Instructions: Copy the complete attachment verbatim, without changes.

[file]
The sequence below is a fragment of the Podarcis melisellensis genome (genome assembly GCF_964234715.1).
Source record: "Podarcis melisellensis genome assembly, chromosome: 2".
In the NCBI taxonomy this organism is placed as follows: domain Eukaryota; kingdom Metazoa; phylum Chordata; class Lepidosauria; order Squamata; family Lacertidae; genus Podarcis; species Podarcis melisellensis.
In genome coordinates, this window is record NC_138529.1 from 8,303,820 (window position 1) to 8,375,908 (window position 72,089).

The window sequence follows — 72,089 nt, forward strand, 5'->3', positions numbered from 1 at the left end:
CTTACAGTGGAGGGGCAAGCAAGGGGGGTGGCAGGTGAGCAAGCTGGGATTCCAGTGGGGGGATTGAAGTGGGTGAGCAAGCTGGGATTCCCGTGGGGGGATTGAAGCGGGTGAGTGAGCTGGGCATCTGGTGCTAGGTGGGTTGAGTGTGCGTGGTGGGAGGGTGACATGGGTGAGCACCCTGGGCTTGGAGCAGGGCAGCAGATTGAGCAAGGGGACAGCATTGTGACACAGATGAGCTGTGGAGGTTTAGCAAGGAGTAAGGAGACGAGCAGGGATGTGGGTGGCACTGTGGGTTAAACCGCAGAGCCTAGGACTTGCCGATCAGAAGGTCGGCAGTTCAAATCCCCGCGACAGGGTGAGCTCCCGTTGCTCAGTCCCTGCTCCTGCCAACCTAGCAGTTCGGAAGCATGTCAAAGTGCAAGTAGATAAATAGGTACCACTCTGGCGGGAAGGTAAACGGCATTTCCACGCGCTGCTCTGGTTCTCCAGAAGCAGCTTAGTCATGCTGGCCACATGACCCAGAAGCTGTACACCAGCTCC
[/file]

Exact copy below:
The sequence below is a fragment of the Podarcis melisellensis genome (genome assembly GCF_964234715.1).
Source record: "Podarcis melisellensis genome assembly, chromosome: 2".
In the NCBI taxonomy this organism is placed as follows: domain Eukaryota; kingdom Metazoa; phylum Chordata; class Lepidosauria; order Squamata; family Lacertidae; genus Podarcis; species Podarcis melisellensis.
In genome coordinates, this window is record NC_138529.1 from 8,303,820 (window position 1) to 8,375,908 (window position 72,089).

The window sequence follows — 72,089 nt, forward strand, 5'->3', positions numbered from 1 at the left end:
CTTACAGTGGAGGGGCAAGCAAGGGGGGTGGCAGGTGAGCAAGCTGGGATTCCAGTGGGGGGATTGAAGTGGGTGAGCAAGCTGGGATTCCCGTGGGGGGATTGAAGCGGGTGAGTGAGCTGGGCATCTGGTGCTAGGTGGGTTGAGTGTGCGTGGTGGGAGGGTGACATGGGTGAGCACCCTGGGCTTGGAGCAGGGCAGCAGATTGAGCAAGGGGACAGCATTGTGACACAGATGAGCTGTGGAGGTTTAGCAAGGAGTAAGGAGACGAGCAGGGATGTGGGTGGCACTGTGGGTTAAACCGCAGAGCCTAGGACTTGCCGATCAGAAGGTCGGCAGTTCAAATCCCCGCGACAGGGTGAGCTCCCGTTGCTCAGTCCCTGCTCCTGCCAACCTAGCAGTTCGGAAGCATGTCAAAGTGCAAGTAGATAAATAGGTACCACTCTGGCGGGAAGGTAAACGGCATTTCCACGCGCTGCTCTGGTTCTCCAGAAGCAGCTTAGTCATGCTGGCCACATGACCCAGAAGCTGTACACCAGCTCC